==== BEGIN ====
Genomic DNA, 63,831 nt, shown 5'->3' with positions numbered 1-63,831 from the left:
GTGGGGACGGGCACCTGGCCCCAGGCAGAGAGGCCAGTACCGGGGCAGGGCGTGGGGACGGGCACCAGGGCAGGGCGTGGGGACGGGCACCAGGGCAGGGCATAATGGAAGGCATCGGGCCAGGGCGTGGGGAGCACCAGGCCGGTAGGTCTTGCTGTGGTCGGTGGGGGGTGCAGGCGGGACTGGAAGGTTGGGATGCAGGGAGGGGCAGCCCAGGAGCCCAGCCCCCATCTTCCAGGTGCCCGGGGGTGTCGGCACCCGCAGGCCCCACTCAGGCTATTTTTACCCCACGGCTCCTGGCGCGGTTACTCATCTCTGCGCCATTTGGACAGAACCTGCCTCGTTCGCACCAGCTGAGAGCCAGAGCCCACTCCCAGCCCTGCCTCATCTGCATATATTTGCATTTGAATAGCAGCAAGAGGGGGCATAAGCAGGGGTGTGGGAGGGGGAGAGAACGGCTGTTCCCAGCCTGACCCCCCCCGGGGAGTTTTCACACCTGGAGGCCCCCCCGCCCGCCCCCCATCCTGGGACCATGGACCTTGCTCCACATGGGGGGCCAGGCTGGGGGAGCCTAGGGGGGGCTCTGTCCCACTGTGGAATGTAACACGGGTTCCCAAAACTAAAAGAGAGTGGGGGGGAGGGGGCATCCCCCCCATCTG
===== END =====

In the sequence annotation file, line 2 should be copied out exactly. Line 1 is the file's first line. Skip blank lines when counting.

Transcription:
GTGGGGACGGGCACCTGGCCCCAGGCAGAGAGGCCAGTACCGGGGCAGGGCGTGGGGACGGGCACCAGGGCAGGGCGTGGGGACGGGCACCAGGGCAGGGCATAATGGAAGGCATCGGGCCAGGGCGTGGGGAGCACCAGGCCGGTAGGTCTTGCTGTGGTCGGTGGGGGGTGCAGGCGGGACTGGAAGGTTGGGATGCAGGGAGGGGCAGCCCAGGAGCCCAGCCCCCATCTTCCAGGTGCCCGGGGGTGTCGGCACCCGCAGGCCCCACTCAGGCTATTTTTACCCCACGGCTCCTGGCGCGGTTACTCATCTCTGCGCCATTTGGACAGAACCTGCCTCGTTCGCACCAGCTGAGAGCCAGAGCCCACTCCCAGCCCTGCCTCATCTGCATATATTTGCATTTGAATAGCAGCAAGAGGGGGCATAAGCAGGGGTGTGGGAGGGGGAGAGAACGGCTGTTCCCAGCCTGACCCCCCCCGGGGAGTTTTCACACCTGGAGGCCCCCCCGCCCGCCCCCCATCCTGGGACCATGGACCTTGCTCCACATGGGGGGCCAGGCTGGGGGAGCCTAGGGGGGGCTCTGTCCCACTGTGGAATGTAACACGGGTTCCCAAAACTAAAAGAGAGTGGGGGGGAGGGGGCATCCCCCCCATCTG